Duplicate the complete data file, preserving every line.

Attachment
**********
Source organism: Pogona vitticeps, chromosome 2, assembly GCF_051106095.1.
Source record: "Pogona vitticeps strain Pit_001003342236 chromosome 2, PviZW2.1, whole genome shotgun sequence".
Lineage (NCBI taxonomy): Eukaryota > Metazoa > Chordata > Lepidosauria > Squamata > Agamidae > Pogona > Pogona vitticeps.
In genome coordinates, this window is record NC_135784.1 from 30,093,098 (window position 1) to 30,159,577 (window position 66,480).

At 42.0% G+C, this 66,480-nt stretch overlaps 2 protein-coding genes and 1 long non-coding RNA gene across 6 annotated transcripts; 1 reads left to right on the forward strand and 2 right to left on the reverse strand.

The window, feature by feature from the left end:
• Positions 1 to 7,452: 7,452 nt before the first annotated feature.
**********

Source organism: Pogona vitticeps, chromosome 2, assembly GCF_051106095.1.
Source record: "Pogona vitticeps strain Pit_001003342236 chromosome 2, PviZW2.1, whole genome shotgun sequence".
Lineage (NCBI taxonomy): Eukaryota > Metazoa > Chordata > Lepidosauria > Squamata > Agamidae > Pogona > Pogona vitticeps.
In genome coordinates, this window is record NC_135784.1 from 30,093,098 (window position 1) to 30,159,577 (window position 66,480).

At 42.0% G+C, this 66,480-nt stretch overlaps 2 protein-coding genes and 1 long non-coding RNA gene across 6 annotated transcripts; 1 reads left to right on the forward strand and 2 right to left on the reverse strand.

The window, feature by feature from the left end:
• Positions 1 to 7,452: 7,452 nt before the first annotated feature.